The Historic Round Rock Collection is a project documenting Round Rock’s history, funded in part with a grant from the Texas Historical Commission. These pages are adapted from the original 1991 print version.
The coming of the railroad in 1876 forced the town of Round Rock to relocate in order to survive. Old Town remained after New Town was constructed but its importance declined, and it was not until recently that reinvestment occurred in Old Town. New Town has remained a viable business district up to the current time, and its historic flavor has been emphasized by its designation as a commercial historic district.
On May 6, 1876, a Round Rock citizen, Washington Anderson, sold 150 acres of land to the International and Great Northern Railroad for $3,000. The Railroad kept 25 acres for use as its right-of-way; the remaining land was then sold to the Texas Land Company (a subsidiary of the International and Great Northern Railroad). The Texas Land Company then divided the land into 46 blocks of lots and announced that the land was for sale (DiGesualdo and Thompson 69-75). Washington Anderson hoped that the newly platted town would be named Andersonville in his honor; however, the name Round Rock was retained with this new area being referred to as New Town. The first lot to be sold was lot 19 of block 8, at 100 S. Mays, for $325 to John E. Walker and W.L. Mays. An additional 84 lots were sold in 1876, and 56 more lots were sold in 1877 (Ibid. 78). The original plat contained the locations of all of the streets and alleys, but the Texas Land Company retained ownership of the streets until December 8, 1880 when they were dedicated to “the townspeople of Round Rock.” The streets were roughly laid out to correspond with the compass points, with east-west running roads designated as avenues and north-south roads designated as streets. The northernmost avenue was named Austin, with Liberty Hill and Georgetown (later renamed Main) Avenues to the south. The southernmost avenue was named Bagdad and ran parallel to the railroad right-of-way. The north-south running streets were named after the early families who settled in Round Rock and various landmarks. The original street names were, from west to east: San Saba, Harris, Brown, McDonald, Mays, Lampasas, Sheppard, Burnet, Lewis, Stone and Black (Ibid. 82).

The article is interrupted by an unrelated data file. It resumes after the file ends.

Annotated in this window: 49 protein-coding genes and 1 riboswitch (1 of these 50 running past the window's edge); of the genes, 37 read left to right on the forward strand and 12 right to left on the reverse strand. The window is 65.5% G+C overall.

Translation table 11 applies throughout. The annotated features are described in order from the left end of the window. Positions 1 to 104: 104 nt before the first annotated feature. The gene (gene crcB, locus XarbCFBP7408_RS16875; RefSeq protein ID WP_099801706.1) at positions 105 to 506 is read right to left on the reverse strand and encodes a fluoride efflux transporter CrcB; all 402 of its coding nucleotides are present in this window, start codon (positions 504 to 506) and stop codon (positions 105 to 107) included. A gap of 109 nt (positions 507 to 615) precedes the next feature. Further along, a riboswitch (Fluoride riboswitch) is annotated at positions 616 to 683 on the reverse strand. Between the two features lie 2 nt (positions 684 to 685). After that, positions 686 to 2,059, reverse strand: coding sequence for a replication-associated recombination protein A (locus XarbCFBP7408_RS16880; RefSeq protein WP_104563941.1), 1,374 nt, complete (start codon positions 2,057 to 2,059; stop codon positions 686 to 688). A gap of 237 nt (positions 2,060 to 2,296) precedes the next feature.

In 1876, the first constructions in New Town were merely tents hastily erected alongside the International and Great Northern railway. One of the first businesses established in New Town was a mercantile store set up by Captain J.C.S. Morrow, Sam Houston’s son-in-law. Morrow recognized the economic opportunity presented by the new rail line and moved his business from Georgetown to New Town (Ibid. 313). On July 29, 1876 the first deed for the Round Rock Broom Factory was written; that same year a second industry was founded in Round Rock. William Walsh relocated his lime factory to Round Rock from Austin due to the existence of a better grade of limestone in the area. The Round Rock White Lime Company would go on to be a major employer in the City and provided lime that was used in the construction of the State Capitol building in the 1880s (Ibid. 313).
By the next summer, 1877, several new businesses had been added to New Town’s business district: George M. Dilley and Company Lumber; H.B. Sheppard General Merchandise, which had moved over from Old Town, Drs. J.J. and W. H. Tobin Drugs; J.M. Forwood and J.F. Cottingham Lumber; August Glober Hardware; Henry Albert Highsmith Livery Stable; M.D. Miller Exchange Bank; Round Rock Headlight Newspaper (published by W.K. Foster); Round Rock Hotel (also known as the Hart House); E.P. Robinson Hardware and Dealer in Hides; W.S. and P.G. Peters Bankers; and the Law Office of James Harvey Robertson (Ibid. 314).